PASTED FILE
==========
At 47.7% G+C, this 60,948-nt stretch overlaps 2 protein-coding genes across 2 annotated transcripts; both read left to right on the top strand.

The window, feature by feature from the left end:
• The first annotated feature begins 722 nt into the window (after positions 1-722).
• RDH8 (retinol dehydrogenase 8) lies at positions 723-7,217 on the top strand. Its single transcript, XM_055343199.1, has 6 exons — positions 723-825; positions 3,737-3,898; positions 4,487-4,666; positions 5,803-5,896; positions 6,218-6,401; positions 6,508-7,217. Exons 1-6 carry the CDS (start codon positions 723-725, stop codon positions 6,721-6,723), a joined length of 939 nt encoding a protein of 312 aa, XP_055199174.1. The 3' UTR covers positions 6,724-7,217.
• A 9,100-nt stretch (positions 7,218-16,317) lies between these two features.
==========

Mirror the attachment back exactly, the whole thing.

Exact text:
At 47.7% G+C, this 60,948-nt stretch overlaps 2 protein-coding genes across 2 annotated transcripts; both read left to right on the top strand.

The window, feature by feature from the left end:
• The first annotated feature begins 722 nt into the window (after positions 1-722).
• RDH8 (retinol dehydrogenase 8) lies at positions 723-7,217 on the top strand. Its single transcript, XM_055343199.1, has 6 exons — positions 723-825; positions 3,737-3,898; positions 4,487-4,666; positions 5,803-5,896; positions 6,218-6,401; positions 6,508-7,217. Exons 1-6 carry the CDS (start codon positions 723-725, stop codon positions 6,721-6,723), a joined length of 939 nt encoding a protein of 312 aa, XP_055199174.1. The 3' UTR covers positions 6,724-7,217.
• A 9,100-nt stretch (positions 7,218-16,317) lies between these two features.